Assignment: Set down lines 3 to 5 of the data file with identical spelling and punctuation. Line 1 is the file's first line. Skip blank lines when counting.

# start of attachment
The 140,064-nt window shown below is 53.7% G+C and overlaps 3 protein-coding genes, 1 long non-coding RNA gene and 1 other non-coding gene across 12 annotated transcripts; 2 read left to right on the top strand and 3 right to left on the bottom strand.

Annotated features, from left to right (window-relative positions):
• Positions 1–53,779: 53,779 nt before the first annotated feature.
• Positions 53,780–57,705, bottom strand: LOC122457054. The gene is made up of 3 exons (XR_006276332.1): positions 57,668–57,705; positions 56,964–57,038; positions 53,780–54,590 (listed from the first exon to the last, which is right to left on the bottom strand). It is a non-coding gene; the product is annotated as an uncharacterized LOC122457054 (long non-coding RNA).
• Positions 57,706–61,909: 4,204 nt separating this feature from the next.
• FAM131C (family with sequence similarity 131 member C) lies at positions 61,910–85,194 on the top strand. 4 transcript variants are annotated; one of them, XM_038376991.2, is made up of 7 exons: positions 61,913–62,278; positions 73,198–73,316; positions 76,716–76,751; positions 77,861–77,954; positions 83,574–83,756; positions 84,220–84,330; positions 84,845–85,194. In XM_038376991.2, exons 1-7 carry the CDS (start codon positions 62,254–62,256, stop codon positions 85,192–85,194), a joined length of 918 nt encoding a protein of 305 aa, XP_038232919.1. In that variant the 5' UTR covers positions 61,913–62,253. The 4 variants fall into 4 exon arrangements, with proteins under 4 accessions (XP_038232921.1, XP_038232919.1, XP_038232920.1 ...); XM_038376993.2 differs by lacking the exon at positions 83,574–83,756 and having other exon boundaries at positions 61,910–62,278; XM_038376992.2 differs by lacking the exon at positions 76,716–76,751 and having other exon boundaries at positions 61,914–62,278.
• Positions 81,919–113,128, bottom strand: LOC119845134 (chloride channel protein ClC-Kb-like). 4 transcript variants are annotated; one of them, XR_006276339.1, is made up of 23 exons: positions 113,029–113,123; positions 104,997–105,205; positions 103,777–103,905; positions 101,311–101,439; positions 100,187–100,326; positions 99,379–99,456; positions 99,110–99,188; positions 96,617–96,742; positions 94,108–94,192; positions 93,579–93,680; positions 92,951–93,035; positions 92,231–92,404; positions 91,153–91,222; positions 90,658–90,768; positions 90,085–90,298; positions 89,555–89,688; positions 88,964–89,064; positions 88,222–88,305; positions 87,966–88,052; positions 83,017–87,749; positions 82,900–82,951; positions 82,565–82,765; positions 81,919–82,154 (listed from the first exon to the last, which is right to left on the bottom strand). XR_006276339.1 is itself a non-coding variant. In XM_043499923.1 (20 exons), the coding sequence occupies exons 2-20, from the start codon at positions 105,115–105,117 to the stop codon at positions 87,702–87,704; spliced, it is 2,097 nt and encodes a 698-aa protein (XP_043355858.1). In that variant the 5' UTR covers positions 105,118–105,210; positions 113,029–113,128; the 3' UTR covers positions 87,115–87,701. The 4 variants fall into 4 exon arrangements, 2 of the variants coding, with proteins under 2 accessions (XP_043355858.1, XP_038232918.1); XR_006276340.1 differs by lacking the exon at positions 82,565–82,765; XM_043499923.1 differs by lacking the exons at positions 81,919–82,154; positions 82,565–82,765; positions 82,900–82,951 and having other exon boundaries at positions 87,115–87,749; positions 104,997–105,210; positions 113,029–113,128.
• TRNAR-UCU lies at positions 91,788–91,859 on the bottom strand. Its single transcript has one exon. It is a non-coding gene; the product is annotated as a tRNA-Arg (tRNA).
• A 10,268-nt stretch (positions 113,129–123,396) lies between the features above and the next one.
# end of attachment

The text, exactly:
• Positions 1–53,779: 53,779 nt before the first annotated feature.
• Positions 53,780–57,705, bottom strand: LOC122457054. The gene is made up of 3 exons (XR_006276332.1): positions 57,668–57,705; positions 56,964–57,038; positions 53,780–54,590 (listed from the first exon to the last, which is right to left on the bottom strand). It is a non-coding gene; the product is annotated as an uncharacterized LOC122457054 (long non-coding RNA).
• Positions 57,706–61,909: 4,204 nt separating this feature from the next.